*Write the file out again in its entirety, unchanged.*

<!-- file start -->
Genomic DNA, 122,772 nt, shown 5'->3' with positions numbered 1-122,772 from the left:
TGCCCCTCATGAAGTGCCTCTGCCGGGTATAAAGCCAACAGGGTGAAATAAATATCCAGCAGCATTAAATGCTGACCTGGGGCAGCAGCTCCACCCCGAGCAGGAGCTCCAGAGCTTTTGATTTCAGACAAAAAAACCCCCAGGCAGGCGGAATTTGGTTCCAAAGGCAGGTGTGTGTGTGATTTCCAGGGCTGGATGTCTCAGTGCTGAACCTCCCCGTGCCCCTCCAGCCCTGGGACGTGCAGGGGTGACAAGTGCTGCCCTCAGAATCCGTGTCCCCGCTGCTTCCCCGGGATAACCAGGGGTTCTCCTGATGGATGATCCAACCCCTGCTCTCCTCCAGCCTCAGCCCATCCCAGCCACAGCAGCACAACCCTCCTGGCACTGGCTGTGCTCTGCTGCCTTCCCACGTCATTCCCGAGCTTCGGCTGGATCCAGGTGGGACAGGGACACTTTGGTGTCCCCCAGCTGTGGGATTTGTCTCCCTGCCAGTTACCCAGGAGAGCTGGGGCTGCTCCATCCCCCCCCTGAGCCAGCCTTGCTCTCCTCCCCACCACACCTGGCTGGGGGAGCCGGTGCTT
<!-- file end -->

Genomic DNA, 122,772 nt, shown 5'->3' with positions numbered 1-122,772 from the left:
TGCCCCTCATGAAGTGCCTCTGCCGGGTATAAAGCCAACAGGGTGAAATAAATATCCAGCAGCATTAAATGCTGACCTGGGGCAGCAGCTCCACCCCGAGCAGGAGCTCCAGAGCTTTTGATTTCAGACAAAAAAACCCCCAGGCAGGCGGAATTTGGTTCCAAAGGCAGGTGTGTGTGTGATTTCCAGGGCTGGATGTCTCAGTGCTGAACCTCCCCGTGCCCCTCCAGCCCTGGGACGTGCAGGGGTGACAAGTGCTGCCCTCAGAATCCGTGTCCCCGCTGCTTCCCCGGGATAACCAGGGGTTCTCCTGATGGATGATCCAACCCCTGCTCTCCTCCAGCCTCAGCCCATCCCAGCCACAGCAGCACAACCCTCCTGGCACTGGCTGTGCTCTGCTGCCTTCCCACGTCATTCCCGAGCTTCGGCTGGATCCAGGTGGGACAGGGACACTTTGGTGTCCCCCAGCTGTGGGATTTGTCTCCCTGCCAGTTACCCAGGAGAGCTGGGGCTGCTCCATCCCCCCCCTGAGCCAGCCTTGCTCTCCTCCCCACCACACCTGGCTGGGGGAGCCGGTGCTT